Europe needs long-term solutions: Pope

24 Sep 2008

By The Record

Pope addresses secular France, says society needs inspiration of Gospel                       



Inspiration: French President Nicolas Sarkozy escorts Pope Benedict XVI in the courtyard of the Elysee Palace in Paris on September 12. The Pope was in Paris prior to his visit to the Marian shrine in Lourdes. Photo: CNS


PARIS (CNS) – Arriving in France for a four-day visit, Pope Benedict XVI called for a new chapter of church-state cooperation, saying modern society greatly needs the inspiration of the Gospel.
The Pope appealed in particular on behalf of struggling youths, the suffering poor and the polluted planet.
In all three areas, the Pope said on September 12, the Church can bring hope and help create an “ethical consensus” in a society that sometimes lacks values and direction. “This hope is all the more necessary in today’s world, which offers few spiritual aspirations and few material certainties,” the Pope said at an official welcoming ceremony at Elysee Palace.
French President Nicolas Sarkozy warmly welcomed the Pope and applauded his words. In the president’s own speech, he said religion did not represent a danger for any democracy and that Christian values constituted a “living patrimony” for the whole society. Earlier, Sarkozy broke protocol to greet the Pope personally at Orly Airport, accompanied by his wife, Carla Bruni.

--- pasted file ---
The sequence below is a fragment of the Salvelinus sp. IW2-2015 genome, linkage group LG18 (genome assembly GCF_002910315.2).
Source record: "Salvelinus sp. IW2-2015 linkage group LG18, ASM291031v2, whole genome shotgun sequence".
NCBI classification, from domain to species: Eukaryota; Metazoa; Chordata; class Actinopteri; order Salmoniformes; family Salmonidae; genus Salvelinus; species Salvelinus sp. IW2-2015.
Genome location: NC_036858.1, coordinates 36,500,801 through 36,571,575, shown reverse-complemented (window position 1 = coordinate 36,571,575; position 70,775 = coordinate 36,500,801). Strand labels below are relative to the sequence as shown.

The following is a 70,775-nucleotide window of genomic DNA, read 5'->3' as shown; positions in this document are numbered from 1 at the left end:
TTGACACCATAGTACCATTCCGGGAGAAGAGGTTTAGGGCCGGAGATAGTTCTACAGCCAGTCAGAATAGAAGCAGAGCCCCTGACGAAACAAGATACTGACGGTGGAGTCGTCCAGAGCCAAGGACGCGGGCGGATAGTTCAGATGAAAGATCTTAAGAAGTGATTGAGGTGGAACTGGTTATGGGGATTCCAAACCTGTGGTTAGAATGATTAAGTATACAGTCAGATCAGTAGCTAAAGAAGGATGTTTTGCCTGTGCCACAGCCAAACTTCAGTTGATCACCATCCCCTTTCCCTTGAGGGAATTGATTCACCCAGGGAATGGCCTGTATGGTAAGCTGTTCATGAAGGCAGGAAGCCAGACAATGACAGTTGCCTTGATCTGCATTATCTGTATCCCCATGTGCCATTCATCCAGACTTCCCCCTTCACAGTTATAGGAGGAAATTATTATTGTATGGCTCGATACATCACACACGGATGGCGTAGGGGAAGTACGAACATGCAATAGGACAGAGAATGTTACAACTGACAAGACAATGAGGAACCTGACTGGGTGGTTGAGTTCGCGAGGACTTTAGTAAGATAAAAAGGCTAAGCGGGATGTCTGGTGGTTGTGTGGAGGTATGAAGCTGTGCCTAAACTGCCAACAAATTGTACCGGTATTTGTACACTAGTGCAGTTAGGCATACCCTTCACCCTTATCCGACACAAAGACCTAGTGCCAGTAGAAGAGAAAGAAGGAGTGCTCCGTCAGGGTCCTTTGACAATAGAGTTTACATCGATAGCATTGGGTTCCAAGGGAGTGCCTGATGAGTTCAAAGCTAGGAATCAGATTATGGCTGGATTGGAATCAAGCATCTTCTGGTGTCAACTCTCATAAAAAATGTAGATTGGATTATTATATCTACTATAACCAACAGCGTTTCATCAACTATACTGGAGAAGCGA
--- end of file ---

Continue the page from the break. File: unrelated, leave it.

It was Pope Benedict’s first visit to France as Pope, and the trip represented a test for one of the primary goals of his pontificate: to reinvigorate the Christian roots of Europe.
Speaking to reporters aboard his chartered plane en route to Paris, the Pope made it clear that he came as a friend of France and an admirer of its contributions in art, architecture, philosophy and theology – a rich culture, he noted, that was largely formed by Christians.
He picked up on the same theme at the ornate Elysee Palace, where he spoke to Sarkozy and several hundred other dignitaries in a hall filled with chandeliers.
Describing himself as a “sower of charity and hope,” the Pope quickly zeroed in on a perennial and crucial issue in France: the proper role of the church in a secular society. On one hand, he said, it was right to “insist on the distinction between the political realm and that of religion in order to preserve both the religious freedom of citizens and the responsibility of the state toward them.”